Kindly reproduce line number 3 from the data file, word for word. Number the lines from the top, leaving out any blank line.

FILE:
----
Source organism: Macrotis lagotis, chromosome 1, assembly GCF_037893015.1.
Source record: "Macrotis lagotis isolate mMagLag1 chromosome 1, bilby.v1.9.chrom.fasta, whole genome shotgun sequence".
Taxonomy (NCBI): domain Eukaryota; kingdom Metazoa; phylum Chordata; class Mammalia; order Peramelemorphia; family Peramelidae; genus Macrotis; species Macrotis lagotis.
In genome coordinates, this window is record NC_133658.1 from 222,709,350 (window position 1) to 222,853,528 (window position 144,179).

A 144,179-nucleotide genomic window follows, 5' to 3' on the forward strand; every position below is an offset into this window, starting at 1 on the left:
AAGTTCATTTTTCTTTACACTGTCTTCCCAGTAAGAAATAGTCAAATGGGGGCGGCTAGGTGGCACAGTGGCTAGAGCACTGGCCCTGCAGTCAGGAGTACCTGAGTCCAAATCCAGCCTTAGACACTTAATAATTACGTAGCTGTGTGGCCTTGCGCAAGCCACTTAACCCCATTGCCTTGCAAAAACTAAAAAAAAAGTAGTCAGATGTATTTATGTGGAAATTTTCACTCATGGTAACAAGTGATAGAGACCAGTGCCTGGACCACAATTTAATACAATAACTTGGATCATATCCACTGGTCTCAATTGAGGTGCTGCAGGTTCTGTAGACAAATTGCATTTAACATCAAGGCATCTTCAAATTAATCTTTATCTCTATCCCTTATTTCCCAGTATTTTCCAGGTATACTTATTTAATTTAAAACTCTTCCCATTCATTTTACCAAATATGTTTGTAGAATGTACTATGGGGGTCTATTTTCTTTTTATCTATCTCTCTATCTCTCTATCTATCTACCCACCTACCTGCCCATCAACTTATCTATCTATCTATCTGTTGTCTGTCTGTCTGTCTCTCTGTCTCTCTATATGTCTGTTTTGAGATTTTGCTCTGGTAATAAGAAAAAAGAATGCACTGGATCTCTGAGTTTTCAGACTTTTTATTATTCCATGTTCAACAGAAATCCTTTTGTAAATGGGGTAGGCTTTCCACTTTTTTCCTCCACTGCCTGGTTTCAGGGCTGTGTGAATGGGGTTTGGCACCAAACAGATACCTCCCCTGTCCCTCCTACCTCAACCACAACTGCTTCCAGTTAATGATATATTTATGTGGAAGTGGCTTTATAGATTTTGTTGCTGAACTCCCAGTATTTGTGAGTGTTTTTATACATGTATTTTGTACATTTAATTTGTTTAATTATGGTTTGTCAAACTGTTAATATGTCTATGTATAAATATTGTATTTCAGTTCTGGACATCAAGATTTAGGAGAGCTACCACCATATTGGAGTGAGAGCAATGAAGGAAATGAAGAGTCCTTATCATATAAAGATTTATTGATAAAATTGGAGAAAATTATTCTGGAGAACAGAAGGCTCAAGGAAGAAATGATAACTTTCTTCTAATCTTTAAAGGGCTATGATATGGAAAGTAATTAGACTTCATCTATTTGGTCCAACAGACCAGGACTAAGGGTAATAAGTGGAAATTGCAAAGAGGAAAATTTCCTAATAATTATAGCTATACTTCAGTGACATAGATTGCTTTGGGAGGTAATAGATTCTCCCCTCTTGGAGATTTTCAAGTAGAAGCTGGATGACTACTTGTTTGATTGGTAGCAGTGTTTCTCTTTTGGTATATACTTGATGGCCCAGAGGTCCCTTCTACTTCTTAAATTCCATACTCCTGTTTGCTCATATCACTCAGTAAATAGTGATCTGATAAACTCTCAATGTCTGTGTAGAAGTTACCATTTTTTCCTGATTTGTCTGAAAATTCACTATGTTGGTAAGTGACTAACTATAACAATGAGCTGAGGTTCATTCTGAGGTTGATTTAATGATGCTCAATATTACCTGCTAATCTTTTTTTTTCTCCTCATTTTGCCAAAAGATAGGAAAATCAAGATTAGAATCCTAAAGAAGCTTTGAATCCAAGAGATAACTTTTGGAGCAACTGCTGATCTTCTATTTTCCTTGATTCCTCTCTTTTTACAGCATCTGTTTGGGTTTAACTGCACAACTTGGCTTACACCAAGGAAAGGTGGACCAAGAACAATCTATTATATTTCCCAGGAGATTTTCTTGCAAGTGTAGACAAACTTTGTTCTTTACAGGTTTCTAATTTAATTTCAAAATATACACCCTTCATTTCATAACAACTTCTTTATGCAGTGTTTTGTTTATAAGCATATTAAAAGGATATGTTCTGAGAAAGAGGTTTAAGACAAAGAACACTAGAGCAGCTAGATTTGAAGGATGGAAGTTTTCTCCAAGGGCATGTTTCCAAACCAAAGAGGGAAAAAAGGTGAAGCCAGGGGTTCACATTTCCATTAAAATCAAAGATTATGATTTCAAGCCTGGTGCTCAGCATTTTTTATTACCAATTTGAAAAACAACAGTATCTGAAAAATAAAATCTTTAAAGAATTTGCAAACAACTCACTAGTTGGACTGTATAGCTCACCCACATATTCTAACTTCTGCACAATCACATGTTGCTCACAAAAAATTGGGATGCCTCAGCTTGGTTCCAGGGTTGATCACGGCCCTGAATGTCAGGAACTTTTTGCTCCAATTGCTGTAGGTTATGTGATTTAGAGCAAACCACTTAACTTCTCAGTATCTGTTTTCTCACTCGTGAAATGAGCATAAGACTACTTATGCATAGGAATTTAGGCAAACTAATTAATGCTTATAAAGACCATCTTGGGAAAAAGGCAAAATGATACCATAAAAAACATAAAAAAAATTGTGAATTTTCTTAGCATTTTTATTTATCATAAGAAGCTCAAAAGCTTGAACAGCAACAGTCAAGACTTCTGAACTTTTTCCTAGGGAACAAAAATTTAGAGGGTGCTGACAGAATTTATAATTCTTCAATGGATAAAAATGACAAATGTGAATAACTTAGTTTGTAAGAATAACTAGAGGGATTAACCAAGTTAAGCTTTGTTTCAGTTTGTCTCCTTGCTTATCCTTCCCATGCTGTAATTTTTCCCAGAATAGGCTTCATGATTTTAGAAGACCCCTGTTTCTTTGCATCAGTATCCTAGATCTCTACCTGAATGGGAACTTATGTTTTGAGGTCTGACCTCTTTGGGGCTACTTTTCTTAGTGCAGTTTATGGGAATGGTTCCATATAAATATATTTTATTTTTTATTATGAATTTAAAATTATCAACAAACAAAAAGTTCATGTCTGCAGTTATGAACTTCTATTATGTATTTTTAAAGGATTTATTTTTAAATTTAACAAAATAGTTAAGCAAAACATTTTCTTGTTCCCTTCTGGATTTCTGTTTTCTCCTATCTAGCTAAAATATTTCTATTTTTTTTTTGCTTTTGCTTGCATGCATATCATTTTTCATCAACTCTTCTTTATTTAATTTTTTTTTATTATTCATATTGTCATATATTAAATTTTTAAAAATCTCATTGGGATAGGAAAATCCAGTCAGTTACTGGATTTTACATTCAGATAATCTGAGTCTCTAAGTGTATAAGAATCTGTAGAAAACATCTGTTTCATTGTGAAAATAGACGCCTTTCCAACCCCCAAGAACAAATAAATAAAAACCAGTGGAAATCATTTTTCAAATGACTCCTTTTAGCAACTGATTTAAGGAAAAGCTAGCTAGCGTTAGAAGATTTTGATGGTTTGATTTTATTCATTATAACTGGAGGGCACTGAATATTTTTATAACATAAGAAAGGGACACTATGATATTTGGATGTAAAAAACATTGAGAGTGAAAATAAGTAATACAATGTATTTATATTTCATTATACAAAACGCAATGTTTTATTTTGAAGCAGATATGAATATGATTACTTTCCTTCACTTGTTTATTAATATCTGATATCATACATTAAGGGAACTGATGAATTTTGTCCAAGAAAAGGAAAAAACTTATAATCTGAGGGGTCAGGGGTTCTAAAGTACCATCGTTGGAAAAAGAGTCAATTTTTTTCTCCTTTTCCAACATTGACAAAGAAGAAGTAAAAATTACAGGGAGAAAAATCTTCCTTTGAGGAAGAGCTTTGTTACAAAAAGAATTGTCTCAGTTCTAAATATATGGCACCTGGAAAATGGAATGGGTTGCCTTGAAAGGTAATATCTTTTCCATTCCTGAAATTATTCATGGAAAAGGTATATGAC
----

Taxonomy (NCBI): domain Eukaryota; kingdom Metazoa; phylum Chordata; class Mammalia; order Peramelemorphia; family Peramelidae; genus Macrotis; species Macrotis lagotis.